8- Identify your “ideal member” and work hard to be worthy of him/her. Be constantly innovating and evolving your benefits in ways that both retain your long-time members and attract new ones. Today’s ideal member and your future ideal member will probably not look alike. The ideal future member will likely have higher expectations of your organization, and demand more value.
9- Pay close attention to your acquisition rates as a measurement of the value of your benefits. A tell-tale red flag that your benefits are tired, ho-hum or lack value, is a decline in member acquisition, even though retention may remain high.
10- Successful member groups allow and encourage members to interact and collaborate. Leveraging the connectedness of your alumni network will enhance member value.
11- Members can leave a huge trail of valuable data. By collecting, organizing and analyzing that data, your organization can build stronger relationships with members, and identify important trends that can help you develop new benefits and improve retention.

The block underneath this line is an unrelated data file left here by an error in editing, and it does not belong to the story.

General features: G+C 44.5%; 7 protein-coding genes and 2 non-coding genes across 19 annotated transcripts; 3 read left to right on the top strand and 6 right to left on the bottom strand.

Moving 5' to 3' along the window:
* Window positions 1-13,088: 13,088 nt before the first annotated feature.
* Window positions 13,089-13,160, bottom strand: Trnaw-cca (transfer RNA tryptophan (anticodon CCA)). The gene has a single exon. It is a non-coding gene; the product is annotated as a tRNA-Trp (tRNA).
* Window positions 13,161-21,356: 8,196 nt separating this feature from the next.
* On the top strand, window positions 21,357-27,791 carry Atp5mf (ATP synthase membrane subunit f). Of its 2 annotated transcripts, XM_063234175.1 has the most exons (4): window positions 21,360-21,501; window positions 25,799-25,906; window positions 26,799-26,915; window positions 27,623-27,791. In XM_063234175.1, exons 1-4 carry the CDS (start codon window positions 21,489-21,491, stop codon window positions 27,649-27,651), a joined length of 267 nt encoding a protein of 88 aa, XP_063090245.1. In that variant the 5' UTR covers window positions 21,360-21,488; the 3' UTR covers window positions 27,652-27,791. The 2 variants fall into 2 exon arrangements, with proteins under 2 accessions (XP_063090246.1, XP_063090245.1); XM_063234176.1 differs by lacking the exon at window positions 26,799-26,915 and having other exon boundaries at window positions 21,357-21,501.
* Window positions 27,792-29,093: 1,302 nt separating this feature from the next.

12- Churn is a lagging indicator of member dissatisfaction. However, by surveying members frequently it can help anticipate retention issues. If you use an auto renew system, look for a spike in members turning off their auto-renew. It’s an indicator that members are seeing less value in your benefits.
13- Allow your staff the flexibility to negotiate changes to member dues payments when appropriate. Not only will it provide a higher level of service that members appreciate, but price sensitive members will also be less likely to leave if they feel they have negotiated a special deal.
14- Survey members often, and use data to develop new strategies for acquisition, retention, and selecting new benefits. Small tests on smaller audiences can lead to scalable solutions. Develop sustainable strategies, and be constantly evolving and innovating. But remember, developing a long-term, membership organization will require less sprints and more marathons. Always keep a long view.
What’s your take? Are you prepared to move you’re alumni organization into the new membership economy?
I welcome your comments. gt